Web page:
I read this article the other day which was written by 2 widely revered ad dudes. The topic of the article was brands needing to invest larger portions of their media dollars in the creation of video content. The authors' chief postulate was that PEOPLE like VIDEO and banner ads suck. Wow! Did you just feel the earth shift? ;P
The dialogue in this article reminds me of a conversation I had in a client boardroom about 4 years ago. My talented and tireless agency team had been creating deck after deck, packed with insight after insight, about how, yes, people watch video. And, better yet, they watch it because they like it. A war fought in the noble effort to push that budget, inch by inch, towards the creation of more video.
So, anyway, I'm reading this article and totally disagreeing.
Our country's Advertising and Marketing practices have been founded on the hypnosis of sensationalism. Early on, master creatives knew they needed to employ theatrics to dress up brands and their mundane product sets. They needed to weave elaborate and heavy-handed tales in order to attract, magnetize, and often hypnotize the consumer. The best brands produced products that lived up to promises they marketed and advertised. The crap brands fell off the map. Long live the democratic evening out process of free market.
Take it back 15 years-- broadcast is king of the consumer eye and the :30 spot is j'everything. The sensationalism and bold cinematography in a Mazda commercial is almost enough to suck out a tear drop or two. Today, we see the same technique applied to the TV spot. Ever get :15 deep in a commercial filled with profound quotes and epic nature shots yet you have NO IDEA what the commercial is advertising? Is this an effective tactic?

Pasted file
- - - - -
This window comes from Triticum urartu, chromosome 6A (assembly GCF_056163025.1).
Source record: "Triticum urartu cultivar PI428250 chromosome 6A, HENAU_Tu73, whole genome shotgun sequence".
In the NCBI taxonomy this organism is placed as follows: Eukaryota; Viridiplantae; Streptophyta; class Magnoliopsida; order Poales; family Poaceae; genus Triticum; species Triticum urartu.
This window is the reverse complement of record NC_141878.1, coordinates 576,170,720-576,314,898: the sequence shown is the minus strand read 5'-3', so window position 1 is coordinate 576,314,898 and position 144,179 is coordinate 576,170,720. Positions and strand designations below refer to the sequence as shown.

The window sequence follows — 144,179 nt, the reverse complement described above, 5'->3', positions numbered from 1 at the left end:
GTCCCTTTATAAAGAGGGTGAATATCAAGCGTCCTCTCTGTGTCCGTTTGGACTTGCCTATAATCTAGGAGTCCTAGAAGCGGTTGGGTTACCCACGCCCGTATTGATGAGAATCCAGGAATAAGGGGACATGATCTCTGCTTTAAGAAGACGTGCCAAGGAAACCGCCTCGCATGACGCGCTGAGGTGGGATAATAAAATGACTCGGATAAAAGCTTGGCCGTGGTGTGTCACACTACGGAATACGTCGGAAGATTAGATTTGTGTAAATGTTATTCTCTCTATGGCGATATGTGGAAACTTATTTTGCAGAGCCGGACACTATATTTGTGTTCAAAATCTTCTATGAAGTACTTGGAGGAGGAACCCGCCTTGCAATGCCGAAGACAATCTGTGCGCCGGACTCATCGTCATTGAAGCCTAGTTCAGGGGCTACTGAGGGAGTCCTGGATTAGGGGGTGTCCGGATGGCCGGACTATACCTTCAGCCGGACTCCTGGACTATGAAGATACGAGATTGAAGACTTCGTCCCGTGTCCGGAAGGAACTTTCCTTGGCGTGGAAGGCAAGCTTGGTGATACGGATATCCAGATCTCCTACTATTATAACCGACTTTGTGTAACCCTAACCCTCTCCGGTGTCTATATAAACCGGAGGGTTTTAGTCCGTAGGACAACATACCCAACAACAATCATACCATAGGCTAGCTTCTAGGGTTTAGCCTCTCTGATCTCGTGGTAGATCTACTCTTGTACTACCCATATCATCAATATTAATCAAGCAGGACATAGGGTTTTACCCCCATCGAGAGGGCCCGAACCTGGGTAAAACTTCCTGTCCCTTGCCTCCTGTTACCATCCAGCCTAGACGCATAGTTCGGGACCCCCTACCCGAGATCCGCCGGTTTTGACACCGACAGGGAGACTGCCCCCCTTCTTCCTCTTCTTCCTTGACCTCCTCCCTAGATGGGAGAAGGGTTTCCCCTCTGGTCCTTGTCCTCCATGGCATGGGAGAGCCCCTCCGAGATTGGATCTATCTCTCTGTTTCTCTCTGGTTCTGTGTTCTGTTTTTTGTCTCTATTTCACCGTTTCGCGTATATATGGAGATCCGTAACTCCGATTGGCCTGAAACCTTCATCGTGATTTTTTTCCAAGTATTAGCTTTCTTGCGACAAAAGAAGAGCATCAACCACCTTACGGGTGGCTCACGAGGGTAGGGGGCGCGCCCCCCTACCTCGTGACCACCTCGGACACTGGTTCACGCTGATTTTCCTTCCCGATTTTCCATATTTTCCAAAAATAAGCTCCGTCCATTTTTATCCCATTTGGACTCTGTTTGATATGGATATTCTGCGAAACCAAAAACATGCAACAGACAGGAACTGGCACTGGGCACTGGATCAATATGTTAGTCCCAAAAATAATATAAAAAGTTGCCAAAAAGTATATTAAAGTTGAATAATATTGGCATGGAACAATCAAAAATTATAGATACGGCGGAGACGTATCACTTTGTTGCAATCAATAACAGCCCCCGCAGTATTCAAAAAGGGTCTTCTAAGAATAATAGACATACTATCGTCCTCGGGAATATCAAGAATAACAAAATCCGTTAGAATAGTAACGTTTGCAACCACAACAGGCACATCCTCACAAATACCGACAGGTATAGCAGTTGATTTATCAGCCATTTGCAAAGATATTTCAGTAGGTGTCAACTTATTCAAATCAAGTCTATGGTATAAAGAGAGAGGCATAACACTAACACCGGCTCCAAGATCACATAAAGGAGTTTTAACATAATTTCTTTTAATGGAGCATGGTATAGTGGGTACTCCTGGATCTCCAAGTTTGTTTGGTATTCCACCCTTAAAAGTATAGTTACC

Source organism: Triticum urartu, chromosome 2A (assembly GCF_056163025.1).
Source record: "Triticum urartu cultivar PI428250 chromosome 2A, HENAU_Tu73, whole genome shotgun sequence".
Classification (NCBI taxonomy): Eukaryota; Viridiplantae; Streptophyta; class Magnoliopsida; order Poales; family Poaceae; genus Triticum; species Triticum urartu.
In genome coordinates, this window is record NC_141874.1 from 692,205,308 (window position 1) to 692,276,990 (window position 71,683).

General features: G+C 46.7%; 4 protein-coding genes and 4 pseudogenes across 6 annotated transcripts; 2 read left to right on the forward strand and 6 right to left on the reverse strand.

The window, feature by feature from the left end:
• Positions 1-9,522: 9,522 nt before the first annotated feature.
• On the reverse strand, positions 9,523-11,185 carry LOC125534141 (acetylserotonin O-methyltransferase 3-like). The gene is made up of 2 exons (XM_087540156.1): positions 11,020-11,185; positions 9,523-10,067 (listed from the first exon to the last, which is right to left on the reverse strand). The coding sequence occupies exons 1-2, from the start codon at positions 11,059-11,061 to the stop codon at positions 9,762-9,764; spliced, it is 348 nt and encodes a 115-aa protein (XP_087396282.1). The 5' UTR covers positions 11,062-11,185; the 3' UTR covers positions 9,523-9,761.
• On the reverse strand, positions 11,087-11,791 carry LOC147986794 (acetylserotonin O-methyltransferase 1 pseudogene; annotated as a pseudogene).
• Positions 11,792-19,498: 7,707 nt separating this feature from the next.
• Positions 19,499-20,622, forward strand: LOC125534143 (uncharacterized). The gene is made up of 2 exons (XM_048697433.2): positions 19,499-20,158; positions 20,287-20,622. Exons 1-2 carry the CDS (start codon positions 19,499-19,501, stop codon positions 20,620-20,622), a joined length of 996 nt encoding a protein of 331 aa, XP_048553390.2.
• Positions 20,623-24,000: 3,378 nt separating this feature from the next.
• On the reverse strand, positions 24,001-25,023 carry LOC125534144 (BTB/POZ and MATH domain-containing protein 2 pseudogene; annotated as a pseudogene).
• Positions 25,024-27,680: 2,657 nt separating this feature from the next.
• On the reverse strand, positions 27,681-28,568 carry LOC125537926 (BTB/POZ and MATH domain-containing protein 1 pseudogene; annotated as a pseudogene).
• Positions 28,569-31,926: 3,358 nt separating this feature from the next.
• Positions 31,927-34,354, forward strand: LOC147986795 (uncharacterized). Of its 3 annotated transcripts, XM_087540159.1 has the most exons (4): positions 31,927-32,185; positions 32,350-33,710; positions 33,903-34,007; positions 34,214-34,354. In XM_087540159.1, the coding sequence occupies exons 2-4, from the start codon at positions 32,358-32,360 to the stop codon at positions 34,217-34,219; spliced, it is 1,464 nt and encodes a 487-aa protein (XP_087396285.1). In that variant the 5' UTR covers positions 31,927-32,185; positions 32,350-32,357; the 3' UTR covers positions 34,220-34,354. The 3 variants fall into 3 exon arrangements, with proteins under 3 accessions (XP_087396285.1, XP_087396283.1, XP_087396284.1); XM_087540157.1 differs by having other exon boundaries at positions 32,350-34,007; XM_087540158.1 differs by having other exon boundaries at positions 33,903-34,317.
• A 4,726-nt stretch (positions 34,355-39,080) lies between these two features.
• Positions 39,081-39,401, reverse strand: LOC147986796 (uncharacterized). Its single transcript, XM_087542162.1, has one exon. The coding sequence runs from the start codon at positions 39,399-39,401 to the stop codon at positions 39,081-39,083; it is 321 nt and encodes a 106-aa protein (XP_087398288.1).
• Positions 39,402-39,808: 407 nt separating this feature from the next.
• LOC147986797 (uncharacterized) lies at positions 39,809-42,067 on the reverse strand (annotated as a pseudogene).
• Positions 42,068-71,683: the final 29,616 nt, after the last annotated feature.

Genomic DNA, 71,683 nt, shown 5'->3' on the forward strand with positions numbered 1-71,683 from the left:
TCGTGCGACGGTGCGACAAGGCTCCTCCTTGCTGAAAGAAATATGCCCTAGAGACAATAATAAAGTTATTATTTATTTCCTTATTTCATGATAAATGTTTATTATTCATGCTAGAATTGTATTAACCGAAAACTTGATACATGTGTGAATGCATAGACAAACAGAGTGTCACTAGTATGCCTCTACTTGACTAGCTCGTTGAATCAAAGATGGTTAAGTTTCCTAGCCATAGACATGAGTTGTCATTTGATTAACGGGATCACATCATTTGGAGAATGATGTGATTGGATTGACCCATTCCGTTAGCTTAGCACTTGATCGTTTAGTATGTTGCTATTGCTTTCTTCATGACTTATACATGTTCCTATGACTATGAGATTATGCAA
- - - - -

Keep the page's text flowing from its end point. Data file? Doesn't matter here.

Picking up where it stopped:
I don't think brands need to be creating more video as much as brands and their agencies need to accept that consumers aren't looking to brands for great video content and immersive viewing experiences. Consumers look to brands for great products and solutions that offer them value and benefits in their daily lives.
Of course, Global Agencies don't want to sniff these roses. To accept this state of affairs would mean they'd need to abandon the sexiness of being in Advertising. All of the Art and Creative Directors who really just wanted to direct indie films will need to concede that this may not be the industry for them to actualize those fantasies.
As opposed to "hey brands, make more VIDEO content," I'd prefer a blanket directive like, "hey brands, spend your resources, your people, your dollars, on building products that add value to the lives of people who use them. Invest in technology and start to understand integration and enhancement of the product set you've crafted. Then, around those products, create ways to communicate their utility and benefits in a manner that is inviting to those you wish to attract."
This doesn't mean KIMBA isn't going to suggest we create video content as part of a brand's content strategy and creative mix. It's an important piece of a larger picture. It helps tell a visual story in concert with other content: ratings & reviews, apps, customer service forums, curated editorial, photos, articles, data visualization, etc.
BUT, the ingestion pace of today's consumer culture doesn't want to slow down for the hypnosis of more and more branded video content. Sure, it can be fun. And sure, any Fortune 100 brand can throw millions at top comedy writers and directors to produce an SNL caliber spot in which their brand is tastefully featured. However, people would appreciate more direct communication. Less fluff. They want great products from their brands and for great video "content" they'll continue to turn to theaters, Netflix, cable (had to?) or bit torrent!